Yes, he replied, but they have not faith to be healed, if they are sick.
In addition to the gifts of healing, the Mormons pretend to prophecy. As a specimen of their prophetic gifts; the Elder declared that but a short time before, a young Prophetess had foretold, that on a certain day six persons would be baptized by immersion, at a distant place; and it came to pass, beyond all human calculation. The Mormons also pretend to have foretold the natural phenomenon, which took place on November thirteenth, 1833, and was visible throughout the United States; but unfortunately the prophecy was accomplished before it was promulgated.
The phenomenon to which I refer, was thus described in an American Newspaper at the time.
November 13, 1833.
A singular phenomenon was exhibited in the  heavens on Wednesday morning, which excited the admiration of all who witnessed its extraordinary appearance, and is well worthy the investigation of scientific enquirers. About four o’clock in the morning, a large meteoric body, resembling a globe of fire, exploded in the Zenith of the heavens, and poured a continuous stream of flaming particles on the sky beneath. The increasing scintillation from this luminous globular body, were showered down like drops of falling rain, illuminating the whole visible horizon, and scattering rich rays of light in each airy path as they fell. After this meteoric shower of fiery rain had for some time descended, a luminous serpentine figure was formed in the sky, which on its explosion, produced a shower of fire equally brilliant and incessant. The inflammatory particles then apparently cohering in one ignited mass, rolled up in a ball to the Zenith; and from this lofty elevation burst, and shot out streams of electric fire from its luminous orb, which continued to fall till the hour of six in the morning, when the dawning day put an end to their glory and their flight.”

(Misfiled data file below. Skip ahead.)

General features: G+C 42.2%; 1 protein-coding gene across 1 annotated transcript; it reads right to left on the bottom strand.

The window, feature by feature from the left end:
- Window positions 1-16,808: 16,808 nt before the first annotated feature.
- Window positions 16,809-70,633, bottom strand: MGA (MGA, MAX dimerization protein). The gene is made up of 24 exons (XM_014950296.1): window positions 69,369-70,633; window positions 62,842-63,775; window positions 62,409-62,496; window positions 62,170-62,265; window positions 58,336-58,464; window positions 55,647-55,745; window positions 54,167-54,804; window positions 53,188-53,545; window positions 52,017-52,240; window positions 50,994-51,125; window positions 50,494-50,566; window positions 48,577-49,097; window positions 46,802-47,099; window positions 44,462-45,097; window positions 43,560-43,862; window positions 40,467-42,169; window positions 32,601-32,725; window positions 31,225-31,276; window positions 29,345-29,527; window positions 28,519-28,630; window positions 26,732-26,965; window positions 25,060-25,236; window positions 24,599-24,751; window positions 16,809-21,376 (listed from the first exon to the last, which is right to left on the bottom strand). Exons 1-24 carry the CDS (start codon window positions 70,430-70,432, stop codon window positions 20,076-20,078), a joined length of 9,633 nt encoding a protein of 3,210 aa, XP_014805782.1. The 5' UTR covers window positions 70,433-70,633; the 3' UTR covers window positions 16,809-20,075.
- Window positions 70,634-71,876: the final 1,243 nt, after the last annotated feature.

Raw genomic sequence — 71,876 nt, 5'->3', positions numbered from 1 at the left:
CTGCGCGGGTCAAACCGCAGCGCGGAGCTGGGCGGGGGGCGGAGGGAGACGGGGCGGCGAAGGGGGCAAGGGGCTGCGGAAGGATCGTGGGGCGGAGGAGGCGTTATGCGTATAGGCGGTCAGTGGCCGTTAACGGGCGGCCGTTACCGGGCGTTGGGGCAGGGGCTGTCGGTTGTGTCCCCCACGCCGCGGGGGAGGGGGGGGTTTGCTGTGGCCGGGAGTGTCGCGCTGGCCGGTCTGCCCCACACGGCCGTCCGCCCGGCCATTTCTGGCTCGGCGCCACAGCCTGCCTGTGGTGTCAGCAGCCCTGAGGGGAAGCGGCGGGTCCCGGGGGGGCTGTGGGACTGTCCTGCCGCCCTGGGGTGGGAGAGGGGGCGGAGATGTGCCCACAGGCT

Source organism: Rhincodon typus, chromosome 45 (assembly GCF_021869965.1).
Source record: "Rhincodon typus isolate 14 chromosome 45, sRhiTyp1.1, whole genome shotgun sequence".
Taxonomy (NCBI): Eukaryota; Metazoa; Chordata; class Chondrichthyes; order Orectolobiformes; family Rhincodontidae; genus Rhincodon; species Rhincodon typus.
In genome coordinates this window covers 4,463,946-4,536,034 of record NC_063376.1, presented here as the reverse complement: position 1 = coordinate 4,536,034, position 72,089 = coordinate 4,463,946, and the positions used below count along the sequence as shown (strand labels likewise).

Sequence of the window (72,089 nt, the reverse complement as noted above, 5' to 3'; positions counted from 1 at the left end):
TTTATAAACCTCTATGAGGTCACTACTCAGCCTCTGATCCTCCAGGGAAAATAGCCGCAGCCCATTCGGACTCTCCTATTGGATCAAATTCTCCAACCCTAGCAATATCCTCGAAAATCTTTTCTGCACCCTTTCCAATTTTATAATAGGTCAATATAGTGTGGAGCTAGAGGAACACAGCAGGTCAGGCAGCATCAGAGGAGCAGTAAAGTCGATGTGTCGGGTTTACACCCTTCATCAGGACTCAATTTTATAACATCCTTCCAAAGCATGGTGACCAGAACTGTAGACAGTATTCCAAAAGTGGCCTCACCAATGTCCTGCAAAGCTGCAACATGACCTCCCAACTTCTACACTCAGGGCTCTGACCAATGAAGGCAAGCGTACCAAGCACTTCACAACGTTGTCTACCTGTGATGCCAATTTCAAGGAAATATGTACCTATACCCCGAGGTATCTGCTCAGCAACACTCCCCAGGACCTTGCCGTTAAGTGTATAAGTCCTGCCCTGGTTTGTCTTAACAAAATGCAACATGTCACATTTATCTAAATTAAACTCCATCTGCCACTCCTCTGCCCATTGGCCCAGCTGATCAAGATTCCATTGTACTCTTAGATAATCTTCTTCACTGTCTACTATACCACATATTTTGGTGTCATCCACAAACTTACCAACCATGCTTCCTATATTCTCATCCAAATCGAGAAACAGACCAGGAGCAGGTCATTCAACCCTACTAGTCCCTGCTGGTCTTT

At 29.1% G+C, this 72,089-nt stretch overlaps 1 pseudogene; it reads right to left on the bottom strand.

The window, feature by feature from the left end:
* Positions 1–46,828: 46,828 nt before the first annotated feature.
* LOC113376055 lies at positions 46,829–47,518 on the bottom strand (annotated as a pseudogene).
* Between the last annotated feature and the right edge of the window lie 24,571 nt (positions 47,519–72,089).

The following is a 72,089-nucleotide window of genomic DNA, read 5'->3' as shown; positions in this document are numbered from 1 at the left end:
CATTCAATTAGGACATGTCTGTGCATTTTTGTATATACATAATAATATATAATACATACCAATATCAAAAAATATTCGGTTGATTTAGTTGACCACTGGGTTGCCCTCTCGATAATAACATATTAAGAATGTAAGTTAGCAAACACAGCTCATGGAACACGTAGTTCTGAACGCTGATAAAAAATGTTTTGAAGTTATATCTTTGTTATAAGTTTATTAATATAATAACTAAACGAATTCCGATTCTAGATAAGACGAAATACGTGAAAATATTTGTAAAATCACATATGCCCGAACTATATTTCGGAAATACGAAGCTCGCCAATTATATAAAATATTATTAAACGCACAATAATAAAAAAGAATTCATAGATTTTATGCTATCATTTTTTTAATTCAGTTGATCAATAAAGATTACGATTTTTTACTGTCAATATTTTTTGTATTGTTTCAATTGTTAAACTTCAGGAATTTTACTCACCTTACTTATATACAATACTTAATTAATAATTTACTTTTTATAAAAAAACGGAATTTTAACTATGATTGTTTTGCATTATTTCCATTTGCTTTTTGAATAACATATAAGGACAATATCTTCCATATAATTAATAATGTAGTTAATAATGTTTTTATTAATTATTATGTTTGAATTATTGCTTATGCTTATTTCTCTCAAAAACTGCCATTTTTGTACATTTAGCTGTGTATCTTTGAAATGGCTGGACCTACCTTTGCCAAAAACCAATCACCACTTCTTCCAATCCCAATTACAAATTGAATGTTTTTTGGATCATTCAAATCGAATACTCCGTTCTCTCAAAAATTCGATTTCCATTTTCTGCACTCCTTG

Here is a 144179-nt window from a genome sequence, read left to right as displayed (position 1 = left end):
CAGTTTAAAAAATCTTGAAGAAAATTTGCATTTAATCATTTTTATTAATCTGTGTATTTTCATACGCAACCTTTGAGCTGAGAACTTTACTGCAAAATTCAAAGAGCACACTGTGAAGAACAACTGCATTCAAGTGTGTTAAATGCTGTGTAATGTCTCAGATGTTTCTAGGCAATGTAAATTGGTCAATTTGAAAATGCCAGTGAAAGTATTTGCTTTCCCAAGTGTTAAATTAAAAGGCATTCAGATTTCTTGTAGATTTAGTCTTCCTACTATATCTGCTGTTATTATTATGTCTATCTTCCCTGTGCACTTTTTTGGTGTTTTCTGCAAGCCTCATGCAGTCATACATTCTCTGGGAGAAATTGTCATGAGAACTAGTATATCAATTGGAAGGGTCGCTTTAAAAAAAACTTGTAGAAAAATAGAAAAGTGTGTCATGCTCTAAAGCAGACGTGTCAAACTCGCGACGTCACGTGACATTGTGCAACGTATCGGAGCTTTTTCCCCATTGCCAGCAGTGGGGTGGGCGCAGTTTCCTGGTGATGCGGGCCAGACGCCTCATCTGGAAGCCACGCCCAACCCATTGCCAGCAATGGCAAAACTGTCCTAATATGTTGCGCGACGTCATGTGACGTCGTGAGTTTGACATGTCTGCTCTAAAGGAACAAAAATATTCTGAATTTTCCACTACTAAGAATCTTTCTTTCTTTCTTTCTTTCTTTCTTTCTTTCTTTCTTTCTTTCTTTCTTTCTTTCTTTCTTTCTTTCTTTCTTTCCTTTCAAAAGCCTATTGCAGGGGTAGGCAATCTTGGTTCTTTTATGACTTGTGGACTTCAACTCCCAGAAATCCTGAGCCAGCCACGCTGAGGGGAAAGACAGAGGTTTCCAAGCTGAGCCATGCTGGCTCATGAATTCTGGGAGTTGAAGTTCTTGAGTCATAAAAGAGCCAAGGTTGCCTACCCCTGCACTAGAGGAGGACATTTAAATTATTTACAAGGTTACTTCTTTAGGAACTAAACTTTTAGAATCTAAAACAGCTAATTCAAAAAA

The Mormons profess to have the gift of tongues; and as I had heard a performance of unknown tongues at Mr. Irving’s Chapel, in London, I requested the Mormon Elder to favour me with a few sentences, that I might compare them with the “Oh, oh, oh! Ah, ah! Ee-aw, ee-ee, oh! Aw-ah! Ee-aw-oh! Oh, oh, oh, ah,  Ee-aw-aw, -ee-aw!,” of our English manifestations; but in vain.